Curious Nature: The reality of our rectangle state |

Curious Nature: The reality of our rectangle state

For Colorado Day 2020, a look at our state's boundaries

Claire Kantor
Walking Mountains Science Center
Colorado’s boundaries went through several decades of surveys and resurveys to become the “square” state we know today. Despite the edits, the state still has several deviations from a straight line.
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Happy birthday, Colorado. Saturday, Aug. 1, marks Centennial State’s 144th birthday and the observance of Colorado Day. Our scenic beauty, friendly communities and outdoor sports make this a day worth celebrating.

Another aspect of state pride: Colorado’s rectangular/square shape. Upon closer inspection, this is not a valid brag. In accordance with what we learned in geometry class, a square is a rectangle, but a rectangle is not a square.

Contrary to what we may have learned in geography class, the shape of Colorado is neither. Nearly a century and a half ago, state legislation tried to fit Colorado’s borders neatly within the latitudinal lines of 37 degrees and 41 degrees north, and the longitudinal lines of 25 degrees and 32 degrees west, thus forming a near-perfect rectangle. However, what works well on a flat piece of paper does not easily translate into the actual land topography.

Back in the 19th century, especially, there was immense potential for both human and machine error while creating state borders. The first issue was in the surveying technology. The rush to establish new territories combined with the technological advancements of the Industrial Revolution brought an improvement in the accuracy of surveying instruments to the 1800s.

Still, there was no GPS or 3D land modeling. Surveyors relied on tools like the theodolite, an early instrument with a rotating telescope, and a metal chain to measure distances. Instead of flying drones or satellites, surveyors had to trudge across the plains, slog through streams and navigate the mountains with all of their equipment as they measured the lay of the land. This was a tough task reserved for the hardy outdoorsman or military man. The difficulty of the work and the quality of the tools made errors inevitable.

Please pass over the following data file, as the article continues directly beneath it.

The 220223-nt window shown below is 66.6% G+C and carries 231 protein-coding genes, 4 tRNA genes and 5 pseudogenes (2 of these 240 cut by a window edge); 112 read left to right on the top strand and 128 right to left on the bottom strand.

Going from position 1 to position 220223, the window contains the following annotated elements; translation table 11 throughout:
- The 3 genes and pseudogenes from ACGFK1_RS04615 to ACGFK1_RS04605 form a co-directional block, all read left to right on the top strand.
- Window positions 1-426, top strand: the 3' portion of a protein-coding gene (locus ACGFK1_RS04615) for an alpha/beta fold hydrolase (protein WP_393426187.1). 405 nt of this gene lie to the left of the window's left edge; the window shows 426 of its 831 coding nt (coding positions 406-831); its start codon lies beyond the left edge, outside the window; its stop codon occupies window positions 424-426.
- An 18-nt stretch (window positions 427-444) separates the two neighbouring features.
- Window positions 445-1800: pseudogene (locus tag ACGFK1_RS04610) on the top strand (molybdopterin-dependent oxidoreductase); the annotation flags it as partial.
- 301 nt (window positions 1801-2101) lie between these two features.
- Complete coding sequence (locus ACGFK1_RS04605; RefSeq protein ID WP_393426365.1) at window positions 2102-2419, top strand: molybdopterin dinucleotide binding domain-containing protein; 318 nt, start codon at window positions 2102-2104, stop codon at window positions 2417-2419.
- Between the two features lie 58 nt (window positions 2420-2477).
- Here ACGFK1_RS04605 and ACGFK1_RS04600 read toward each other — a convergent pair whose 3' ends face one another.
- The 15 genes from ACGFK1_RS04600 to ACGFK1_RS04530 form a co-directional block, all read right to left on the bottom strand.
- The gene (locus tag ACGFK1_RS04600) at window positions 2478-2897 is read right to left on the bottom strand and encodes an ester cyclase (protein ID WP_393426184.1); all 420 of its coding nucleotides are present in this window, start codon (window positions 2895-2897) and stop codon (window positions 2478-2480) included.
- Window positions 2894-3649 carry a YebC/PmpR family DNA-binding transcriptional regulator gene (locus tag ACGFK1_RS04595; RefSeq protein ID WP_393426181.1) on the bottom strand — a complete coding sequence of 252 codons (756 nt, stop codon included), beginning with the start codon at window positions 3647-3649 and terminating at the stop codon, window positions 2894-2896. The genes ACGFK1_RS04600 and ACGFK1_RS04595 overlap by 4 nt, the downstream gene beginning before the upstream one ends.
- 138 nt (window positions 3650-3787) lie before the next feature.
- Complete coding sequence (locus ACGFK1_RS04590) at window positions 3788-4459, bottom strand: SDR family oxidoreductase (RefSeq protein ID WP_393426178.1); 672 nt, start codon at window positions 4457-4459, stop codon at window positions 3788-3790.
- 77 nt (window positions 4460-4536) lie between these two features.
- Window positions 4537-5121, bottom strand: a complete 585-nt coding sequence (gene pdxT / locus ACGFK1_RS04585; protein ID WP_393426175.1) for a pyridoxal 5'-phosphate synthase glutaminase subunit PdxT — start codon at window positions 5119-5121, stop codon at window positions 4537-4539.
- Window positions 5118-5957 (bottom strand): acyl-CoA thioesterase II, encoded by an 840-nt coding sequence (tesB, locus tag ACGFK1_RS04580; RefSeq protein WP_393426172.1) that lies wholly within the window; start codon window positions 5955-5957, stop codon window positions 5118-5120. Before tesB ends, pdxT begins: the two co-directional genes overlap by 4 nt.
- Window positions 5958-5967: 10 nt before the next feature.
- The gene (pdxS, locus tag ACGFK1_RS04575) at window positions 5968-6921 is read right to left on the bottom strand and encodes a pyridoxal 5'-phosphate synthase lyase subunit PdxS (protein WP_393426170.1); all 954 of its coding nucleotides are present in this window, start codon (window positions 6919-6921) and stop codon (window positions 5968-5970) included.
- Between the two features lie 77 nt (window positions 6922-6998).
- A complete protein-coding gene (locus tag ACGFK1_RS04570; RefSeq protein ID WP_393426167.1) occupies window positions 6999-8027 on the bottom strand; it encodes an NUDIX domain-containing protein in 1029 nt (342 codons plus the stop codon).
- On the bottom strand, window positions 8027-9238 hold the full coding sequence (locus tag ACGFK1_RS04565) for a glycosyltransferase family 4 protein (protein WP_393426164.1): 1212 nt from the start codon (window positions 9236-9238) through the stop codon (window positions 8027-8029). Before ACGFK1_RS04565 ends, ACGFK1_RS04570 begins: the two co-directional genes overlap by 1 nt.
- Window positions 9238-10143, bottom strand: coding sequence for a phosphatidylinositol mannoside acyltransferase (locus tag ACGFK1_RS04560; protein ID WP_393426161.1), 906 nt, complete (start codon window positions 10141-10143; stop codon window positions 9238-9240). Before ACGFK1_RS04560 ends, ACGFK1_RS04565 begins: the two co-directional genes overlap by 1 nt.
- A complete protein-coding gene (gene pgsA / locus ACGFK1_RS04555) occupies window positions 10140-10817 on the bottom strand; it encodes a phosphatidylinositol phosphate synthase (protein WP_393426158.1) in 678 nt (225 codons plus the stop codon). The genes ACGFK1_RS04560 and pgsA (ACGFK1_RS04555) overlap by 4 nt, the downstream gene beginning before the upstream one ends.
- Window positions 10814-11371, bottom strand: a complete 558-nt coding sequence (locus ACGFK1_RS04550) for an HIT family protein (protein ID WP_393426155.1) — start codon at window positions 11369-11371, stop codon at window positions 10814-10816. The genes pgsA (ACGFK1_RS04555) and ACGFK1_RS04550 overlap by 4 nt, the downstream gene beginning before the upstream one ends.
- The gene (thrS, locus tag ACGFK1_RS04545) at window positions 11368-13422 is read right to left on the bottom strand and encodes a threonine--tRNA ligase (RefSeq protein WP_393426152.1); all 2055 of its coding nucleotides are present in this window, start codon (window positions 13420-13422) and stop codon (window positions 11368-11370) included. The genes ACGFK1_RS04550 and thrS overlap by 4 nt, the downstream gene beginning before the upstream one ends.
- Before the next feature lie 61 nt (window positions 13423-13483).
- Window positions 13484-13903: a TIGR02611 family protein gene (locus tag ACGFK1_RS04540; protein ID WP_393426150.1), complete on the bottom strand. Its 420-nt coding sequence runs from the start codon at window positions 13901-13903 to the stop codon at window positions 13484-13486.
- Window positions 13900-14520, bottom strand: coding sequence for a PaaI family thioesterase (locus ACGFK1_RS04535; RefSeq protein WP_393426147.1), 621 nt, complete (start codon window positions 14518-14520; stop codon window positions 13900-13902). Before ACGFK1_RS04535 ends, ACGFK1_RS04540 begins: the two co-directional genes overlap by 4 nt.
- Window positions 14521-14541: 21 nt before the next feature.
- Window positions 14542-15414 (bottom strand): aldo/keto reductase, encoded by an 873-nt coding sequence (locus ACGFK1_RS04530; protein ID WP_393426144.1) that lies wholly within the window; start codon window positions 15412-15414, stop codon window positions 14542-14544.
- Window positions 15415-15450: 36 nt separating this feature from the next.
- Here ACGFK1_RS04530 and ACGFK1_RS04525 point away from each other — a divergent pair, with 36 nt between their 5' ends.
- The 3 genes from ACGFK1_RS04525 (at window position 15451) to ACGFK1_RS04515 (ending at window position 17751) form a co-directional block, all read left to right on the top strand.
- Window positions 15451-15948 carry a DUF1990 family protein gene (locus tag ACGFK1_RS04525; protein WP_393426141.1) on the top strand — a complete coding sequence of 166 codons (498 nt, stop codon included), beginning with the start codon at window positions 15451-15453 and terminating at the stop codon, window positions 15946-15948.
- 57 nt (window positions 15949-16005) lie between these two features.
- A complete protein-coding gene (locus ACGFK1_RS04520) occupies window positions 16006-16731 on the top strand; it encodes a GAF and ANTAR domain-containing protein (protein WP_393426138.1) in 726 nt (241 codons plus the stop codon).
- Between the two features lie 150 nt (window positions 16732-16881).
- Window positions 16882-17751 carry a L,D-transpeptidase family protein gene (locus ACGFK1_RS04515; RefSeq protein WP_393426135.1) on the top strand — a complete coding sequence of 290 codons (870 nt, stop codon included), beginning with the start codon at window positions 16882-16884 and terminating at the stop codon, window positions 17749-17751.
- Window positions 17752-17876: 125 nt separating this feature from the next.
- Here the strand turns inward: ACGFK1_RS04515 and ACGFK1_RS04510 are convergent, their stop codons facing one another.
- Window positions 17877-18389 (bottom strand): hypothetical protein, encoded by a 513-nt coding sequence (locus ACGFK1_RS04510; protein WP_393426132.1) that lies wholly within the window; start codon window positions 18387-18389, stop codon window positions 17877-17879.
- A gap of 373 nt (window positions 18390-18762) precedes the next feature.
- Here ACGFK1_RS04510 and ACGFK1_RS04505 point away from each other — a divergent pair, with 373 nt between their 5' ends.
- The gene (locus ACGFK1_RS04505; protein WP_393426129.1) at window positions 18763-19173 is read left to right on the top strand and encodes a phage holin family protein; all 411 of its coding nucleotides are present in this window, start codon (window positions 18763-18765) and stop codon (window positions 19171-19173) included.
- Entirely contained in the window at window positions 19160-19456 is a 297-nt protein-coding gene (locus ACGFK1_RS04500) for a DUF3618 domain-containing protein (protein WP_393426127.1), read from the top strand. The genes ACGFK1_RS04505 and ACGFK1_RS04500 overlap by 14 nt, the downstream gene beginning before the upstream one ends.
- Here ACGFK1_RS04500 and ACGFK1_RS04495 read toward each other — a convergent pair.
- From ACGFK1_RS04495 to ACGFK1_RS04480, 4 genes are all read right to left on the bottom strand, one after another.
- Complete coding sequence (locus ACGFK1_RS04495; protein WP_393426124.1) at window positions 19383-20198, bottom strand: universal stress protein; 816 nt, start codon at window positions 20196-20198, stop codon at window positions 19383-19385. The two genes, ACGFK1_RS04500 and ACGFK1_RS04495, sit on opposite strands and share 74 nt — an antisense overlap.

To complicate defining borders even more, the legality of a border is based on the physical boundary markers agreed upon by the parties involved. Colorado fit within the latitude and longitude lines quite nicely, but land surveyors had to go out and find where those lines ended up on the actual land.

“How closely do these points need to match up?” you may ask. Not as close as you may think. United States law declares that as soon as a large stone marker is placed and the states and Congress both approve, the border is finalized, regardless of whether it matches directly with the description.

Colorado’s boundaries went through several decades of surveys and resurveys to become the “square” state we know today. Despite the edits, the state still has several deviations from a straight line. The Colorado-New Mexico border veers south, just after the town of Edith, CO. It follows a northwest-southeast line along a valley, a topographical feature, before continuing directly east again. When the border approaches the Oklahoma panhandle, it begins to swerve both north and south. Similar errors occur along the Utah and the Wyoming border.

Not to get too much into the technicalities, but a rectangle needs to have four straight sides and four right angles. Colorado definitely has more than four sides and no right angles thanks to the difficulty of old-time surveying and laws that are set in stone — literally. Therefore, more accurately and perhaps more disappointingly, Colorado is an irregular polygon. Let’s just stick to bragging about our skiing.

Claire Kantor is a naturalist at Walking Mountains Science Center. She’ll be celebrating Colorado Day with an evening hike, to bask in Colorado’s famous mountain sunsets.

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